The key points from this module are:
A forest can be defined as a large area covered mainly with trees and undergrowth.
Forest Management is the integration of silvicultural practices and business concepts in such a way as to best achieve the landowner's objectives.
Objectives of Forest Management may include:
Preservation of wildlife
Production of non-timber produce
Some types of forests include:
Tropical moist forest
Tropical dry forests
Montane temperate forests
The use-value of a forest is the value arising out of the use of the resources in the forest. It includes:
Direct value; which comprises of consumptive and nonconsumptive values such as timber, firewood, recreation and research.
Indirect value; which comprises of watershed benefits and ecosystem services such as soil conservation, agricultural productivity and nitrogen fixation.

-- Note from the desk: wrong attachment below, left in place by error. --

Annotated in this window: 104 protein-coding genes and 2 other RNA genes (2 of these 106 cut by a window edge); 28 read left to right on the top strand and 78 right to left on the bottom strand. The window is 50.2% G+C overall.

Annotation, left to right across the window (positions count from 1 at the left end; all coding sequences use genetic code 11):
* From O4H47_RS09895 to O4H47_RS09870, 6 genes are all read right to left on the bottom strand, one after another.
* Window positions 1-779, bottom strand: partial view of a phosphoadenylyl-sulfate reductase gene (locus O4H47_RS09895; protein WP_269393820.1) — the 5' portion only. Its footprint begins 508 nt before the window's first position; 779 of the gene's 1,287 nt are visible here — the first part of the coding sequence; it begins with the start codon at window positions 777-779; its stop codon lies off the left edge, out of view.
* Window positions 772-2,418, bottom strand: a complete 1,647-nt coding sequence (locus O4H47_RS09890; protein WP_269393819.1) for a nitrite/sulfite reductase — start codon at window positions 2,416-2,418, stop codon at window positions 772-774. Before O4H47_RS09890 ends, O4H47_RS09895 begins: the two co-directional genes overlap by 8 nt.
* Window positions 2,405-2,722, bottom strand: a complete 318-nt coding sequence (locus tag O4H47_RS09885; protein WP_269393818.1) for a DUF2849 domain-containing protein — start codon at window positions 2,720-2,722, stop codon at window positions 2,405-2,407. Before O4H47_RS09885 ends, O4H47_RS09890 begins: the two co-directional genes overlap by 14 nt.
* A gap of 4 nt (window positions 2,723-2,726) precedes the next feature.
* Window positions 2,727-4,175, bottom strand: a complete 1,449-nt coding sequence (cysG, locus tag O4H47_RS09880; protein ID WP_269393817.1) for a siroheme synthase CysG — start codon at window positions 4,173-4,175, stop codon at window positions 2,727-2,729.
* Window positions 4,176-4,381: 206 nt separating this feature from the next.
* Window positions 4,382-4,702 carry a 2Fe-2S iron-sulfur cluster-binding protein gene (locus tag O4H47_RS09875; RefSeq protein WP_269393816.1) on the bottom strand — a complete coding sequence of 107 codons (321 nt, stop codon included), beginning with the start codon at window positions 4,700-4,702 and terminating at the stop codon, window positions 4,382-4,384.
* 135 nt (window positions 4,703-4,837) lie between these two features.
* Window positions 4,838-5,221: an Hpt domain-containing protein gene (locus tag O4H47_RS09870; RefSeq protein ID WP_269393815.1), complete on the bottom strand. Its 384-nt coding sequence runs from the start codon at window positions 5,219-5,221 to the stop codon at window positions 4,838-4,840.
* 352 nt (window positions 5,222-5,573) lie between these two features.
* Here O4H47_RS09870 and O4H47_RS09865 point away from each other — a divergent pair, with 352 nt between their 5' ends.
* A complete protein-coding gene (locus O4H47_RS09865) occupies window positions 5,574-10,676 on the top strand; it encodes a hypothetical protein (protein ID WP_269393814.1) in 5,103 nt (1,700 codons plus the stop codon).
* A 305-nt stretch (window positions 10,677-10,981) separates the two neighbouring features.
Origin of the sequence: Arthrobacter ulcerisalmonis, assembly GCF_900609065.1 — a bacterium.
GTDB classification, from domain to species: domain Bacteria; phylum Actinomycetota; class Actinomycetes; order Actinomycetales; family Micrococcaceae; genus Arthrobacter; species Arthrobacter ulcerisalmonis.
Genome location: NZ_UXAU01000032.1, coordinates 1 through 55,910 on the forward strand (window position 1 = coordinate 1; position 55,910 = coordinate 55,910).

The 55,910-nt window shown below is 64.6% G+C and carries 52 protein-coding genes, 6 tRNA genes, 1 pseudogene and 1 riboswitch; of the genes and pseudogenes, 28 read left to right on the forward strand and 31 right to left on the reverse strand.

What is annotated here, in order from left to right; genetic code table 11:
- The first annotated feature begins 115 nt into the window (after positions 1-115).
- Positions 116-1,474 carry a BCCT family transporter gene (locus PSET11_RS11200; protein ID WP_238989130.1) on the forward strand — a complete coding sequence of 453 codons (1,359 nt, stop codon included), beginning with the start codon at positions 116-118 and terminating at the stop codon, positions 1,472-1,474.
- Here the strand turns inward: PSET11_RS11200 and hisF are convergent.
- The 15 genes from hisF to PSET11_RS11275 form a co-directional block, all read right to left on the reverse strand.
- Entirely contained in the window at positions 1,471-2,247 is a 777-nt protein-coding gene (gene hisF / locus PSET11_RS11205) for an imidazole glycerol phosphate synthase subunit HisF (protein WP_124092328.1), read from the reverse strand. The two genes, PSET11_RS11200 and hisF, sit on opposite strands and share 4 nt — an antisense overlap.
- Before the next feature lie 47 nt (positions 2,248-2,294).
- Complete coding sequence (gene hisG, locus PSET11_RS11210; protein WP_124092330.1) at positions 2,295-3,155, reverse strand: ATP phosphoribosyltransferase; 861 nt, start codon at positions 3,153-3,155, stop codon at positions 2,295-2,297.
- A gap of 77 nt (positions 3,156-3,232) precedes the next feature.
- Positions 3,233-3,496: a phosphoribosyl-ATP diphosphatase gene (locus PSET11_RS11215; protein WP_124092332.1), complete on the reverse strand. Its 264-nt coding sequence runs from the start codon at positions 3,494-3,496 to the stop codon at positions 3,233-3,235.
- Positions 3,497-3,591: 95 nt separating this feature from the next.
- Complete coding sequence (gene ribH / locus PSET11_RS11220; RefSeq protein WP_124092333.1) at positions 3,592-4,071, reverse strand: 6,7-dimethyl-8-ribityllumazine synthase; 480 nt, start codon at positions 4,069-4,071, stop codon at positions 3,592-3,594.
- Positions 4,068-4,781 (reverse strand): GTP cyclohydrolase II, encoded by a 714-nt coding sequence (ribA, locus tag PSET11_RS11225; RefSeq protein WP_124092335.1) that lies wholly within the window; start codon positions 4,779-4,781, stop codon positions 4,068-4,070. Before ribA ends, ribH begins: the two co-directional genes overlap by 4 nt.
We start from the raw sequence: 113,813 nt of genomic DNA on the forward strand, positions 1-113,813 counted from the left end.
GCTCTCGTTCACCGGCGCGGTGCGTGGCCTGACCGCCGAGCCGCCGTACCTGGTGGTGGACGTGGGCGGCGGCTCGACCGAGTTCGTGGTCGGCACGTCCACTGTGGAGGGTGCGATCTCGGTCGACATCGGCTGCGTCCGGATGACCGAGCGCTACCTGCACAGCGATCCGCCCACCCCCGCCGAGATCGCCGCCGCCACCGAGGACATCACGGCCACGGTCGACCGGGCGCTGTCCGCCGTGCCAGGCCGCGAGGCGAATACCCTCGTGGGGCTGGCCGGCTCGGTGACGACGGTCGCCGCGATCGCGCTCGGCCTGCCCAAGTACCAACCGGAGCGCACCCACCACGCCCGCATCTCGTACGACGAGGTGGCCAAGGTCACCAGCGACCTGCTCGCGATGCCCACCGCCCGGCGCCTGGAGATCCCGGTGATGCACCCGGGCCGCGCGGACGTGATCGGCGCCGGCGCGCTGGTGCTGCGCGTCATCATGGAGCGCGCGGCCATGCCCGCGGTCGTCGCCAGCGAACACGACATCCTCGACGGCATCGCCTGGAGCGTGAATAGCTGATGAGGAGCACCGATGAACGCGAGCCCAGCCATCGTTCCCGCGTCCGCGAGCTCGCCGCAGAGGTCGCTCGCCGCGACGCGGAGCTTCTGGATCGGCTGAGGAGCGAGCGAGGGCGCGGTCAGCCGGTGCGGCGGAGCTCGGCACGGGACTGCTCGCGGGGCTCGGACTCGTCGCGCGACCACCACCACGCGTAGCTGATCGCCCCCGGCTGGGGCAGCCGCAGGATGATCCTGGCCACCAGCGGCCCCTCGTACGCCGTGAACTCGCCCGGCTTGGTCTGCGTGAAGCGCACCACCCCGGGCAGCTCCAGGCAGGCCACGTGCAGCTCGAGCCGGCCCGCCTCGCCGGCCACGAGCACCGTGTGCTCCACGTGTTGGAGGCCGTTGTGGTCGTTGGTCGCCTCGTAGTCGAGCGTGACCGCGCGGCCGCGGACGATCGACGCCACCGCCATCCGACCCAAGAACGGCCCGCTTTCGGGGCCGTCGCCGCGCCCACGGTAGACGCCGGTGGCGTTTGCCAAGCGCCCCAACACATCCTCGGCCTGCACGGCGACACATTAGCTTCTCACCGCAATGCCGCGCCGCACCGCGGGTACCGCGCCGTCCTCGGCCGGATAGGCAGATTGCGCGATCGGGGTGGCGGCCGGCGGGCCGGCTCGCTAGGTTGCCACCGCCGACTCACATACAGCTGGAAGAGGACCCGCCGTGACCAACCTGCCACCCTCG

Option value; which involves future direct and indirect use of biodiversity.
The non-use-value of a forest is the value that is obtained without using the resources in a forest. They include:
Existence value; which is the value derived from the knowledge that the resources of the forest continue to exist.
Altruistic value; which is the value derived from the knowledge of the use of resources by others in the current generation.
Bequest value; which is the value of leaving use and non-use values for offsprings or future generations.